Pulpit Rock is a popular hike on the north shore of the Kootenay River opposite the beautiful city of Nelson in BC, Canada. This is one of the many short, steep, BC hikes that will get your heart pumping; Rewarding you with gorgeous views of the river, city and forested mountains. We did this on a road trip as our first introduction to Nelson – it is a great way to see the area!
This hike was not too hard BUT it is very hot in the summertime. Bring plenty of water and consider hiking early in the morning, or late in the afternoon to avoid overheating!
Pulpit Rock Trail Map
Pulpit Rock Trail – the basics
Distance: 3.6km (although strava recorded 4.5km)
Elevation gain: 380m
High Points: 910m (just above Pulpit Rock)
Time: 1.5-1.75 hours
What to bring:
Water, snacks and your camera! The 10 essentials + bear spray
Facilities: No facilities, but it’s only 5km from the center of Nelson and its amenities.
Dogs: Dog friendly
How hard is it? Moderately easy. It is a workout hike, but so short that most people can do it.
Extra Note: There are hiking poles available to borrow (for free) at the start of the trail. There is also a donation box for hikers to support the maintenance of the trail.
Pulpit Rock Trail – Getting started
If you’re coming from Nelson, cross the big orange bridge, then turn left along Johnstone Road. The trailhead is here, 2.2km down that road. There is an information board and space for several cars. The trail itself is very obvious. There is a set of steps leading up into the gorgeous forest.
Kootenay River Views
This is a steep workout trail, so you’ll find yourself climbing quickly with peek-a-boo views down to the Kootenay River and over to Nelson.
Pulpit Rock Trail – too many steps?
As I mentioned above, this is a workout hike so you can expect plenty of steps. But it is less than 100m elevation gain per kilometer, so it’s actually not bad at all if you are used to the various workout hikes near Vancouver (like the Grouse Grind.) This is MUCH easier and definitely doable if you have energetic kids.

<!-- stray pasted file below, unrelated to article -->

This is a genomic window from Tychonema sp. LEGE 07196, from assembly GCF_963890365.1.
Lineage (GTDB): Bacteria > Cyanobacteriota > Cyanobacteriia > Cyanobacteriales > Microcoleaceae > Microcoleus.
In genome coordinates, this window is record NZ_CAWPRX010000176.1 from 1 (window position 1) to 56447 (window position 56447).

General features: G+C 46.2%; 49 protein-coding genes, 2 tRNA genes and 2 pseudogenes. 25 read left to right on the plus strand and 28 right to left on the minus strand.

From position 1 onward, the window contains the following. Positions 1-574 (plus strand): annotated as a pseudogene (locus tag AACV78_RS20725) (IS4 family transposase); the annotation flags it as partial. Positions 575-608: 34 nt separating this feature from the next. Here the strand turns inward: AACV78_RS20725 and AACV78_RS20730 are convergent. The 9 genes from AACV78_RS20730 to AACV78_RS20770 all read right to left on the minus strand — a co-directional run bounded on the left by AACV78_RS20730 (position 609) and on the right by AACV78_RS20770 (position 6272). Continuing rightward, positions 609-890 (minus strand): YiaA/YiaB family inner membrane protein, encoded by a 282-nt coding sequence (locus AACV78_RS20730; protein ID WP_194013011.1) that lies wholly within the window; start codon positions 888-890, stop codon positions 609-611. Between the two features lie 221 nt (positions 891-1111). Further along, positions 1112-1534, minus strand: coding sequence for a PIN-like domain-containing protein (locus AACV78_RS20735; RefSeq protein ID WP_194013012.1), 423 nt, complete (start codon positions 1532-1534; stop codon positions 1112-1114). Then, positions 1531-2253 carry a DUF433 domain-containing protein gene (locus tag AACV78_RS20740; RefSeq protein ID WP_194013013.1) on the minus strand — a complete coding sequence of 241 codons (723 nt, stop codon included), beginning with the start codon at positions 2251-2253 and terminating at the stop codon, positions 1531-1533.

Is Pulpit Rock busy?
I have heard that this can be a very busy trail at the weekend. We did it in the late afternoon on a Sunday in August and although we met a couple of groups of hikers on the trail, we had the viewpoint at the top to ourselves. It seemed pretty empty when compared to hikes in the coastal mountains to the west.
Steep section before the top
Once you get to about 800m in elevation the trail steepens again. There are 4 small switchbacks that allow you to climb up to Pulpit Rock and the fantastic views down to Nelson and the Kootenay River. There are two routes an “easy” and a “hard” route. We already did a few hikes on this day, so we followed the less steep easy option.
History of Pulpit Rock
It is pretty cool that people have been hiking up this steep trail for over 100 years! The trail was mentioned in accounts as far back as 1923, when it was already a popular spot. I loved that this hike is part of Nelson’s culture and history.
This is not a bad way to see a city for the first time is it!?
Climbing up Pulpit Rock
If you sit close to the edge, please be careful not to drop anything off Pupit Rock! In addition to the hiking route, there are multiple climbing routes to scale the cliffs to get here!
Pulpit Rock Panorama
This gives a pretty good idea of the views from Pulpit Rock. The Kootenay River is down below and you can see how beautiful the city of Nelson is, with so many tree-lined streets.
Continue on to the Flagpole?
Most people stop at Pulpit Rock, but if you have more time and energy, you can continue on to the Flagpole. This will double the distance and the elevation gain but the views look even better! This was our fourth hike of the day (and we were getting hungry) so we decided to zoom back down to Nelson.
Treat yourself to Charcuterie
Nelson has plenty of great food options, so if you fancy a hike, you can reward yourself with some seriously tasty food afterwards! Our favourite was the Black Cauldron, which is a charcuterie and cocktail lounge with a gorgeous garden. We ordered some fabulous appetizers as well as a couple of incredible charcuterie boards loaded with meats, cheese, pickles and olives. Perfection.
Hiking up to Pulpit Rock was such a great introduction of Nelson and the surrounding area. It is a fun, fast hike so is perfect when you first arrive to get your bearings and see the lay of the land. This taster made me want to explore and hike more in this area, so I am sure we’ll return to Nelson at some point. What do you think? Fancy a hike in the West Kootenays?